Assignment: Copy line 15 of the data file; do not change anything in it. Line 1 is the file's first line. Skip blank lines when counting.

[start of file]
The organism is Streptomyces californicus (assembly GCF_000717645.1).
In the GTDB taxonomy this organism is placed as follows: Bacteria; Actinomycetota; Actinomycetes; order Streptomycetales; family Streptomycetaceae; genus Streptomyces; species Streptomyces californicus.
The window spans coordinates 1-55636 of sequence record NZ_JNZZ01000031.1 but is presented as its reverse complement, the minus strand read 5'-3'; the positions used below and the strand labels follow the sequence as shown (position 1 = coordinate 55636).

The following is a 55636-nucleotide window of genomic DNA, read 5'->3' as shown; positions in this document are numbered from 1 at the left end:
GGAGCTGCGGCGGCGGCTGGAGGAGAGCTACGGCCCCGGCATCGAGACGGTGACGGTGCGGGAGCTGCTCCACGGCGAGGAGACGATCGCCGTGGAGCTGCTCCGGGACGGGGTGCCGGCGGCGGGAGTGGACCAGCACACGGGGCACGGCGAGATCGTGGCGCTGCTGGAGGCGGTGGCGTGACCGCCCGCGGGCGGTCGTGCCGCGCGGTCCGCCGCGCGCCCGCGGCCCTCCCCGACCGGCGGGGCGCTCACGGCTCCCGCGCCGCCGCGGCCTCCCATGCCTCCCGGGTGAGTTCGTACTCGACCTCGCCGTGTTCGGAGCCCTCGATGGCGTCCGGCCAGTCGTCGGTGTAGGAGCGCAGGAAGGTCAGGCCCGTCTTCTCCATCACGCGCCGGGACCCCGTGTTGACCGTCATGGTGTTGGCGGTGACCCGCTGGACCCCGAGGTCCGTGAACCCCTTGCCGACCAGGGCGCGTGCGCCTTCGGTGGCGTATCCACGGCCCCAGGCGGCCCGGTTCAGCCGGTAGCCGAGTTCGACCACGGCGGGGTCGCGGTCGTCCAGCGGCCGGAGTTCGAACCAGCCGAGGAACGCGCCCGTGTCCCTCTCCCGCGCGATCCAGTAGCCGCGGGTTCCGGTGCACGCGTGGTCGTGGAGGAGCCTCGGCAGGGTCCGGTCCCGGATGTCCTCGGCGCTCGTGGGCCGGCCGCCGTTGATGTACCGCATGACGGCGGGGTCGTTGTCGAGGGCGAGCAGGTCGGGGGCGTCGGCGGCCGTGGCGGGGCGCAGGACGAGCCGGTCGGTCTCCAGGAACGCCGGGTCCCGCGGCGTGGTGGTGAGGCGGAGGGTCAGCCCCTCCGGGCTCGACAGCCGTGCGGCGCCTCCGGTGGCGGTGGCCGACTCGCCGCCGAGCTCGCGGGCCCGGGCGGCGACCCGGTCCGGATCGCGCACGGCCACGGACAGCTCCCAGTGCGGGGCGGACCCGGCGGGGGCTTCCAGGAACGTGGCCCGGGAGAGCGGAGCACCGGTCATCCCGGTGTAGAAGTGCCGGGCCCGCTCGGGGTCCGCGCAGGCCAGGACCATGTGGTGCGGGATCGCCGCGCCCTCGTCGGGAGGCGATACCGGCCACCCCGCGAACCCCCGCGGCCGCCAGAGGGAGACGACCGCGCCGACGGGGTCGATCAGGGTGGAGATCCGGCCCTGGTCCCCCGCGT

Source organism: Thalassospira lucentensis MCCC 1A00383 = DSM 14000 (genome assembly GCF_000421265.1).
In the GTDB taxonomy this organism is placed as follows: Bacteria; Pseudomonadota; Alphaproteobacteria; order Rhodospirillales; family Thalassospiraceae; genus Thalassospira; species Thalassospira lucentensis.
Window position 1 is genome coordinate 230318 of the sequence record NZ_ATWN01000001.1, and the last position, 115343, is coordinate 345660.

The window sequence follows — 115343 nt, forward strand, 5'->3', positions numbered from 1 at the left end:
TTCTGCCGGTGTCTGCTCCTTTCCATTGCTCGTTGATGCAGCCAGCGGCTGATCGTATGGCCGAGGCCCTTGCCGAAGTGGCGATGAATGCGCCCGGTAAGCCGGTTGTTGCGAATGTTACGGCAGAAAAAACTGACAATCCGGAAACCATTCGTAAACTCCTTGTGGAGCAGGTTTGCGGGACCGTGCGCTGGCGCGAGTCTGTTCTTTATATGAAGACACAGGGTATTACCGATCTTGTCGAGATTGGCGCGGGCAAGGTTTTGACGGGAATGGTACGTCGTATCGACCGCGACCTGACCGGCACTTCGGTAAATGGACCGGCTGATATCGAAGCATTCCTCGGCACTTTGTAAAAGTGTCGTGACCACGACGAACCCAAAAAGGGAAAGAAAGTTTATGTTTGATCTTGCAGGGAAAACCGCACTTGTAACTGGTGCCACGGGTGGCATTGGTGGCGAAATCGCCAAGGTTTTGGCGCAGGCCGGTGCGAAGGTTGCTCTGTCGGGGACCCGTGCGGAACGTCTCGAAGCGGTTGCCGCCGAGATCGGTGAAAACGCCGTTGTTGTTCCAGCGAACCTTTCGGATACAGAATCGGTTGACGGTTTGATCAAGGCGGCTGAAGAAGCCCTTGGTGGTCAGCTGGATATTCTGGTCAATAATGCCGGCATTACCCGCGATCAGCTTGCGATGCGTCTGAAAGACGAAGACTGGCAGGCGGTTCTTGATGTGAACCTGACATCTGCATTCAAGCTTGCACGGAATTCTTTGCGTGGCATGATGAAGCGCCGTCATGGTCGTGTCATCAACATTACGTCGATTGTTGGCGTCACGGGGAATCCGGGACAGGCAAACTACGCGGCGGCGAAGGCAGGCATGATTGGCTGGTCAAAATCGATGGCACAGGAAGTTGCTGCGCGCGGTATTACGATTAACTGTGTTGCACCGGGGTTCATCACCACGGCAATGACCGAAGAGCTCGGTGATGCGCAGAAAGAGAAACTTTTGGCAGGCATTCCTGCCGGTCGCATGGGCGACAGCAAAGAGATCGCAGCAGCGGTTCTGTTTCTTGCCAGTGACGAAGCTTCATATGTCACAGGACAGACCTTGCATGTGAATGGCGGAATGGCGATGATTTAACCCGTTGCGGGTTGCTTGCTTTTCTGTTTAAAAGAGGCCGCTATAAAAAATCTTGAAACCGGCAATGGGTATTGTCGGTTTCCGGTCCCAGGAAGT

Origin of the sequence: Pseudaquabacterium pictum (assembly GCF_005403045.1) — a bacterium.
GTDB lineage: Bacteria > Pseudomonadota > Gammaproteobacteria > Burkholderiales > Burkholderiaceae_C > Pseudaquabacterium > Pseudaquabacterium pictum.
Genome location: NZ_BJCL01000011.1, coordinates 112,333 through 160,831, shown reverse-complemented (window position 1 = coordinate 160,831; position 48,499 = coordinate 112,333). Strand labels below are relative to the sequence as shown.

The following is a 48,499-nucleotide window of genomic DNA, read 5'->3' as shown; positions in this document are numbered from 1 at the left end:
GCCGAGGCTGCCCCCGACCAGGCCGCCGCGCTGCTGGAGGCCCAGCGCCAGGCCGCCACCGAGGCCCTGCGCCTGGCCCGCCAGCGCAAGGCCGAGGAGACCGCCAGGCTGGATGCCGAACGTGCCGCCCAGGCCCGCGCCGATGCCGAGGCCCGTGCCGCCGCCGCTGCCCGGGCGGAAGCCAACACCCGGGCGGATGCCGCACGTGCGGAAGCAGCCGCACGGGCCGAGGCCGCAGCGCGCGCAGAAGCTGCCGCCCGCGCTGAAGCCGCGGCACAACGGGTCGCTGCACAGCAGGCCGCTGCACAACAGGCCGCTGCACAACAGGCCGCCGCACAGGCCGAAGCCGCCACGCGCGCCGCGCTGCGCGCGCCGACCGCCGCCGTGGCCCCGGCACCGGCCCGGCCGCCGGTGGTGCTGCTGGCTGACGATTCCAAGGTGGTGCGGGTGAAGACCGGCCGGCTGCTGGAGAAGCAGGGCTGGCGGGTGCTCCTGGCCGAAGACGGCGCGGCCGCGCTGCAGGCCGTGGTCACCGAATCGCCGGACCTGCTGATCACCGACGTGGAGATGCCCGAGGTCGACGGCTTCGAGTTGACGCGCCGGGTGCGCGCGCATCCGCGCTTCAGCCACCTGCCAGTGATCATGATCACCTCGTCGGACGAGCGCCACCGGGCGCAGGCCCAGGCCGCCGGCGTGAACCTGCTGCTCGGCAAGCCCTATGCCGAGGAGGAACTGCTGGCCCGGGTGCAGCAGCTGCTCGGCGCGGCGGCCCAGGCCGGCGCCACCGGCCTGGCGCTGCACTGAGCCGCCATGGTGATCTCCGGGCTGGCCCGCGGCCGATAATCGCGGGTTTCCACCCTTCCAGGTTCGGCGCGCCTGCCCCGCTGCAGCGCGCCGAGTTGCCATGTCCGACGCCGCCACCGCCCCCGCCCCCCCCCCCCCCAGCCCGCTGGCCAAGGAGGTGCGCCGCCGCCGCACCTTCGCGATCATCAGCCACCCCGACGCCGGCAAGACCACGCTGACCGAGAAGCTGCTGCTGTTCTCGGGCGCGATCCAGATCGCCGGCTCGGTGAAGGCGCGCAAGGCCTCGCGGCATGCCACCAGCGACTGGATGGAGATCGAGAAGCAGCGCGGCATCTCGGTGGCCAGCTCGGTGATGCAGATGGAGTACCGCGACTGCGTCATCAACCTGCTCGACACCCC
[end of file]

GCCGAGGCTGCCCCCGACCAGGCCGCCGCGCTGCTGGAGGCCCAGCGCCAGGCCGCCACCGAGGCCCTGCGCCTGGCCCGCCAGCGCAAGGCCGAGGAGACCGCCAGGCTGGATGCCGAACGTGCCGCCCAGGCCCGCGCCGATGCCGAGGCCCGTGCCGCCGCCGCTGCCCGGGCGGAAGCCAACACCCGGGCGGATGCCGCACGTGCGGAAGCAGCCGCACGGGCCGAGGCCGCAGCGCGCGCAGAAGCTGCCGCCCGCGCTGAAGCCGCGGCACAACGGGTCGCTGCACAGCAGGCCGCTGCACAACAGGCCGCTGCACAACAGGCCGCCGCACAGGCCGAAGCCGCCACGCGCGCCGCGCTGCGCGCGCCGACCGCCGCCGTGGCCCCGGCACCGGCCCGGCCGCCGGTGGTGCTGCTGGCTGACGATTCCAAGGTGGTGCGGGTGAAGACCGGCCGGCTGCTGGAGAAGCAGGGCTGGCGGGTGCTCCTGGCCGAAGACGGCGCGGCCGCGCTGCAGGCCGTGGTCACCGAATCGCCGGACCTGCTGATCACCGACGTGGAGATGCCCGAGGTCGACGGCTTCGAGTTGACGCGCCGGGTGCGCGCGCATCCGCGCTTCAGCCACCTGCCAGTGATCATGATCACCTCGTCGGACGAGCGCCACCGGGCGCAGGCCCAGGCCGCCGGCGTGAACCTGCTGCTCGGCAAGCCCTATGCCGAGGAGGAACTGCTGGCCCGGGTGCAGCAGCTGCTCGGCGCGGCGGCCCAGGCCGGCGCCACCGGCCTGGCGCTGCACTGAGCCGCCATGGTGATCTCCGGGCTGGCCCGCGGCCGATAATCGCGGGTTTCCACCCTTCCAGGTTCGGCGCGCCTGCCCCGCTGCAGCGCGCCGAGTTGCCATGTCCGACGCCGCCACCGCCCCCGCCCCCCCCCCCCCCAGCCCGCTGGCCAAGGAGGTGCGCCGCCGCCGCACCTTCGCGATCATCAGCCACCCCGACGCCGGCAAGACCACGCTGACCGAGAAGCTGCTGCTGTTCTCGGGCGCGATCCAGATCGCCGGCTCGGTGAAGGCGCGCAAGGCCTCGCGGCATGCCACCAGCGACTGGATGGAGATCGAGAAGCAGCGCGGCATCTCGGTGGCCAGCTCGGTGATGCAGATGGAGTACCGCGACTGCGTCATCAACCTGCTCGACACCCC